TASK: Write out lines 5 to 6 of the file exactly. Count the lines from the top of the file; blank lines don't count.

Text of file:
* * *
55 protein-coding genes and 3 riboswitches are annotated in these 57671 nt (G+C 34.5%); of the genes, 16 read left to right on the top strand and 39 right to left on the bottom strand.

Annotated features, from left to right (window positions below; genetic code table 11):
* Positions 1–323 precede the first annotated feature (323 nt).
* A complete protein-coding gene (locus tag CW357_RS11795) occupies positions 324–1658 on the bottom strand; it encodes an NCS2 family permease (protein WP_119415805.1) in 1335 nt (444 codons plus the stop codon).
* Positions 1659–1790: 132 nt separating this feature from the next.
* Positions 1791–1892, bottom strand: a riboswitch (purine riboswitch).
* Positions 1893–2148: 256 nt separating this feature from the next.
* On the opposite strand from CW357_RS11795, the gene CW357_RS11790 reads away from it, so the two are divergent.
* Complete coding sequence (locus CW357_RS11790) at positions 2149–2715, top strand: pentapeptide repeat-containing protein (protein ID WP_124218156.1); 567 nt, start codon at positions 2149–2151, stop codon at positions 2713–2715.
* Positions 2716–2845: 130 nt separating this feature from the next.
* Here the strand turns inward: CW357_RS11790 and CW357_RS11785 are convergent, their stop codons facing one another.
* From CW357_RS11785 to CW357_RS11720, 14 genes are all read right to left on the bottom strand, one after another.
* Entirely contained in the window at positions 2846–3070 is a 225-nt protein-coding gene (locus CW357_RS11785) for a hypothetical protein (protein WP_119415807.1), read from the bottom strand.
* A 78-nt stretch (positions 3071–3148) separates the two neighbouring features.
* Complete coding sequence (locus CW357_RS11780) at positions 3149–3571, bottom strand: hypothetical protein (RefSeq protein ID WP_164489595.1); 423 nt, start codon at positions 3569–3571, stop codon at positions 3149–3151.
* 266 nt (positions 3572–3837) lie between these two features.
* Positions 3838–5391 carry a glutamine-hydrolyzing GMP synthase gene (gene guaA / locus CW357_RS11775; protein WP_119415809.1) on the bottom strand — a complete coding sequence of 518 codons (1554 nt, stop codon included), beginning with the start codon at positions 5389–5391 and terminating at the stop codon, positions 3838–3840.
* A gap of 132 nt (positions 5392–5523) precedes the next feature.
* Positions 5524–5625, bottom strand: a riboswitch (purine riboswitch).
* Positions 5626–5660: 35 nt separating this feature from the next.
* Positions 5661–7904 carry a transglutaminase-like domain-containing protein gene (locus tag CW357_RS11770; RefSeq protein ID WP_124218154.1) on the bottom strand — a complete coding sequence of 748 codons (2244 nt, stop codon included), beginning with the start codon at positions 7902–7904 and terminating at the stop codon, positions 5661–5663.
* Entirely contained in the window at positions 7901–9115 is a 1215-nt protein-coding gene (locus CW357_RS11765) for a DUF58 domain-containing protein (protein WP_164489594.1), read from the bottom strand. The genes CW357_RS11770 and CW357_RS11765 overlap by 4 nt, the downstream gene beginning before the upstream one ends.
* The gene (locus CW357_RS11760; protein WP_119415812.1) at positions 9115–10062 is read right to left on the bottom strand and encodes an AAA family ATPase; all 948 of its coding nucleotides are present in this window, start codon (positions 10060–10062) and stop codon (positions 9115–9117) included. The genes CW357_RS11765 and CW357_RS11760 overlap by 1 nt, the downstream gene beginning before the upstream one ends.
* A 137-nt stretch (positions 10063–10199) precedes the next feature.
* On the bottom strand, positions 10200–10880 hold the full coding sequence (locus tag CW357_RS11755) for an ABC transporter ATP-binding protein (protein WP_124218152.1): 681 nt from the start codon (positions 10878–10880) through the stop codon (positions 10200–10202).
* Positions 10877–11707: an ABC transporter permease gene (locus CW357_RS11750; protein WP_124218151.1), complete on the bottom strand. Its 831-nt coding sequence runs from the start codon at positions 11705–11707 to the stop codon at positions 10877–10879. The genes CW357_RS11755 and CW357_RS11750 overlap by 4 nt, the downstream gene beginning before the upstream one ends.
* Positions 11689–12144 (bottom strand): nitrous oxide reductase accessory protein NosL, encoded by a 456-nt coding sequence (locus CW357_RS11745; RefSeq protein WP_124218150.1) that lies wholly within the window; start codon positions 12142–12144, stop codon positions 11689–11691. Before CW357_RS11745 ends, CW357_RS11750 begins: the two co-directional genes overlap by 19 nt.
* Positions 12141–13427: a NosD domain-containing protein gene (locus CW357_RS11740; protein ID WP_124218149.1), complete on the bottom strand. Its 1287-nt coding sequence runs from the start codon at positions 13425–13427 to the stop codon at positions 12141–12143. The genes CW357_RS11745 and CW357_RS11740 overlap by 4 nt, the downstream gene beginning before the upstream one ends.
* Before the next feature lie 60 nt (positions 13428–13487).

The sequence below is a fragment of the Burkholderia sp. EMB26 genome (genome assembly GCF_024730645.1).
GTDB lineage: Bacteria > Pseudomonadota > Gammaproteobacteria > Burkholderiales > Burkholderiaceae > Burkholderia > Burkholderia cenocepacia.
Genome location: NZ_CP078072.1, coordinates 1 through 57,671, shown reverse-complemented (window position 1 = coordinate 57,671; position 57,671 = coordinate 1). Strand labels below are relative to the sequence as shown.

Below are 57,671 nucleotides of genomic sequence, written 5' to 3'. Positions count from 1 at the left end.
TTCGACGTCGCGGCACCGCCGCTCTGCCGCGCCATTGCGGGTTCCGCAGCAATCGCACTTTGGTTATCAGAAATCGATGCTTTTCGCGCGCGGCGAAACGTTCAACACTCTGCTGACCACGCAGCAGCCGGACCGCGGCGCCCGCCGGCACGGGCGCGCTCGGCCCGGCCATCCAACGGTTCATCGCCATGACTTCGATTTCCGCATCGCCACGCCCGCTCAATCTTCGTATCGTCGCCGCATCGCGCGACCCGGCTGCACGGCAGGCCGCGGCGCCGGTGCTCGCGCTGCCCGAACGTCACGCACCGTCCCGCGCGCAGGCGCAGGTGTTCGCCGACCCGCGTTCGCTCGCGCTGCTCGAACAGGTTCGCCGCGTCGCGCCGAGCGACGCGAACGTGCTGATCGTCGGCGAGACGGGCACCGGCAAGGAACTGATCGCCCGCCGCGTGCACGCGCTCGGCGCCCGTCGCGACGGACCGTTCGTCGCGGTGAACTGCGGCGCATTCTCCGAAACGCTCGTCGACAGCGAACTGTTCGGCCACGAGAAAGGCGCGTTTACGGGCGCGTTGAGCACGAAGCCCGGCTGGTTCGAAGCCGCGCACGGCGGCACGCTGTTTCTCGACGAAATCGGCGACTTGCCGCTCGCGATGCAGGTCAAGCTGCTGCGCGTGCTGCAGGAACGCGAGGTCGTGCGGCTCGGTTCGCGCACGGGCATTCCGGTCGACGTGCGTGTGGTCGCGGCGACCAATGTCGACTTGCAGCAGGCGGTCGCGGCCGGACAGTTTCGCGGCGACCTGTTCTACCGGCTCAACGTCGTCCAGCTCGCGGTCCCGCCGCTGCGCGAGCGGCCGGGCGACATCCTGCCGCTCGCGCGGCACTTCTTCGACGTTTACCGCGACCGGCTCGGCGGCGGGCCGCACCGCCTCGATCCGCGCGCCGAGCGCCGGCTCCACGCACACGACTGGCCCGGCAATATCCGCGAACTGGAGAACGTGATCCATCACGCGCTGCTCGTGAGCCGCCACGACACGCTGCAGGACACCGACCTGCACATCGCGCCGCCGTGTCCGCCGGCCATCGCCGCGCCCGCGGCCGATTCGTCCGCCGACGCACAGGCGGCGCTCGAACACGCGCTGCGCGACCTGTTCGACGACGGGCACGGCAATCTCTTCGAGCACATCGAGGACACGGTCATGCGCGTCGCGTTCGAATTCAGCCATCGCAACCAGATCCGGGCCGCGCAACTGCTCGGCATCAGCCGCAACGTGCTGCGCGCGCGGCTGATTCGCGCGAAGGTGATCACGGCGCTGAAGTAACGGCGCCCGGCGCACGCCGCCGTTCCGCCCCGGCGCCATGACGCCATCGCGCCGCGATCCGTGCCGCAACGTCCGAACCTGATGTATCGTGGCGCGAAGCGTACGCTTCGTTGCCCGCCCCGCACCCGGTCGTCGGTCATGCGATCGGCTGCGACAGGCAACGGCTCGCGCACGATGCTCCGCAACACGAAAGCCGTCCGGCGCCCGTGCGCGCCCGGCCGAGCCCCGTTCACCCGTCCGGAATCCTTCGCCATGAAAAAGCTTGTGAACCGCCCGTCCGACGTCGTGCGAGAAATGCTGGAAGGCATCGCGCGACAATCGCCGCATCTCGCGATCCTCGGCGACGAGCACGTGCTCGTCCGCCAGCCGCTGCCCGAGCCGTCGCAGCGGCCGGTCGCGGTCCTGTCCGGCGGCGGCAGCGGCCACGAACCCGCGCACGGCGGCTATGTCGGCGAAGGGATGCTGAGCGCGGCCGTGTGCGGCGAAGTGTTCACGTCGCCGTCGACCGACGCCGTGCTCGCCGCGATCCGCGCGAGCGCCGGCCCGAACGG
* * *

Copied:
* Positions 1659–1790: 132 nt separating this feature from the next.
* Positions 1791–1892, bottom strand: a riboswitch (purine riboswitch).